Dr. Young’s research group studies synapses – the highly specialized contact points in the brain where neurons pass electrical and chemical signals to one another. The human brain consists of approximately 100 billion neurons and makes ~10,000 synaptic contacts per neuron.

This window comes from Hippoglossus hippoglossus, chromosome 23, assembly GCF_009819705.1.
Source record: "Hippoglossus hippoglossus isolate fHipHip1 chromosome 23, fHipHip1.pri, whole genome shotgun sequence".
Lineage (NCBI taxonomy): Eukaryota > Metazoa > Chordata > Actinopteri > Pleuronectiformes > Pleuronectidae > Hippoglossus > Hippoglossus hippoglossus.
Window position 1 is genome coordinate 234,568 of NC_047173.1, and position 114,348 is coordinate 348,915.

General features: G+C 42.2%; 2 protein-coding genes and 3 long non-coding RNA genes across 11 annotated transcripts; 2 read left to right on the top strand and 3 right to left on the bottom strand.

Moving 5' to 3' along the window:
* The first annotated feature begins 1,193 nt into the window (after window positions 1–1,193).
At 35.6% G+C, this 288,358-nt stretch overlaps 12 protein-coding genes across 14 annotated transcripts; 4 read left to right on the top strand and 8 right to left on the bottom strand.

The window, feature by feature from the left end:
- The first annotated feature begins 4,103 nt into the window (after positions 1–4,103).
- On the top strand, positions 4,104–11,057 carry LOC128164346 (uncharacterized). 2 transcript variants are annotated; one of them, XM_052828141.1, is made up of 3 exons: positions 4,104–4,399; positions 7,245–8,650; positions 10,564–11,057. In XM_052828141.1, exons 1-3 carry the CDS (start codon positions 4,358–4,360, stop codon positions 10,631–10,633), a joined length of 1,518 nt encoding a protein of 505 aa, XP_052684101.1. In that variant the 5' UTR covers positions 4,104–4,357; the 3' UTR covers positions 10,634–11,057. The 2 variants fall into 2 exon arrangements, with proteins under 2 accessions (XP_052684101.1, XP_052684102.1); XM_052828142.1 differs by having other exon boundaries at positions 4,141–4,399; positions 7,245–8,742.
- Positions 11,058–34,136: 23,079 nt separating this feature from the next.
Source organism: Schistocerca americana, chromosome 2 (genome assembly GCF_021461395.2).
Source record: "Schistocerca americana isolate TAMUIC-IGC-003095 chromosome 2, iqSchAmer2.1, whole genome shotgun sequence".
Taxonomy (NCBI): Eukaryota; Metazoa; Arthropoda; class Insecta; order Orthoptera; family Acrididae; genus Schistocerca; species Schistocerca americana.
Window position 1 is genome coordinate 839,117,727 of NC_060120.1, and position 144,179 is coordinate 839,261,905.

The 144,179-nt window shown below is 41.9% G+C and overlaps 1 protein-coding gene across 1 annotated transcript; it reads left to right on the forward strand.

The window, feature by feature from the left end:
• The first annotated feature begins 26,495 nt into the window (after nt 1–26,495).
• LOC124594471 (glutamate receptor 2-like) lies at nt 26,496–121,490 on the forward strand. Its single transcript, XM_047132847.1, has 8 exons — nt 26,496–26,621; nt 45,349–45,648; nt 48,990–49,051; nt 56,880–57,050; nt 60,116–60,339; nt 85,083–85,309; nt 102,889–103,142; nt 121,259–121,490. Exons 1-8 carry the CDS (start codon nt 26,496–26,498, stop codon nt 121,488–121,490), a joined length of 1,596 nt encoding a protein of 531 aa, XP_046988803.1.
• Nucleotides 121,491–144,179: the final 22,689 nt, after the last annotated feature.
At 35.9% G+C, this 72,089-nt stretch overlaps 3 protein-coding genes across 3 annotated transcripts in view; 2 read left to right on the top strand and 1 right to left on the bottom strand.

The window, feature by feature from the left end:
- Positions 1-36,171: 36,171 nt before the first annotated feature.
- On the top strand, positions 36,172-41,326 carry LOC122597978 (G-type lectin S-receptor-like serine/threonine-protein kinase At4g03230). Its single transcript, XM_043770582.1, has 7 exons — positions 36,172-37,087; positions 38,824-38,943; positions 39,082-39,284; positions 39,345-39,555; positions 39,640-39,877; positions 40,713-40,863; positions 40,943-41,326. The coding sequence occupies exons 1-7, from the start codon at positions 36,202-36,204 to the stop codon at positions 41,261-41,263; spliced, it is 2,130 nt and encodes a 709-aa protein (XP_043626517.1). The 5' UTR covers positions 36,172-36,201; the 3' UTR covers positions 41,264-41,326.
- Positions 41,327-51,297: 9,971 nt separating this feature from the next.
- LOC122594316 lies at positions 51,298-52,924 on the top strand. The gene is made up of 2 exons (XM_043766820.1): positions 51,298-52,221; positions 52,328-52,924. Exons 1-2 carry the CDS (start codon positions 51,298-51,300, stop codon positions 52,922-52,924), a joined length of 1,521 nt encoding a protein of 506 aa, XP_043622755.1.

Encoding the onset and modulation of sound at the initial stages of auditory processing requires that synapses respond to rapid and large fluctuations in firing rates over variable timescales, superimposed on a broad range of spontaneous activity. Chemical synaptic transmission relies on a limited number of fusion competent synaptic vesicles (SVs) in the presynaptic terminal, termed the readily releasable pool (RRP); thus sound encoding places great demands on the temporal dynamics of SV release and recycling. Critical to the binaural processing of sound is the calyx of Held, a giant axosomatic glutamatergic presynaptic terminal that arises from the globular bushy cells (GBC) in the cochlear nucleus. The calyx preserves temporal fidelity of the afferent spike train in its patterns of SV release to drive postsynaptic spiking in the principal neurons of the medial nucleus of the trapezoid body (MNTB). The MNTB relays these activity patterns as inhibitory inputs to key binaural cell groups. Due to its experimental accessibility the calyx provides unparalleled opportunities to gain insights into presynaptic mechanisms that support the early stages of auditory processing.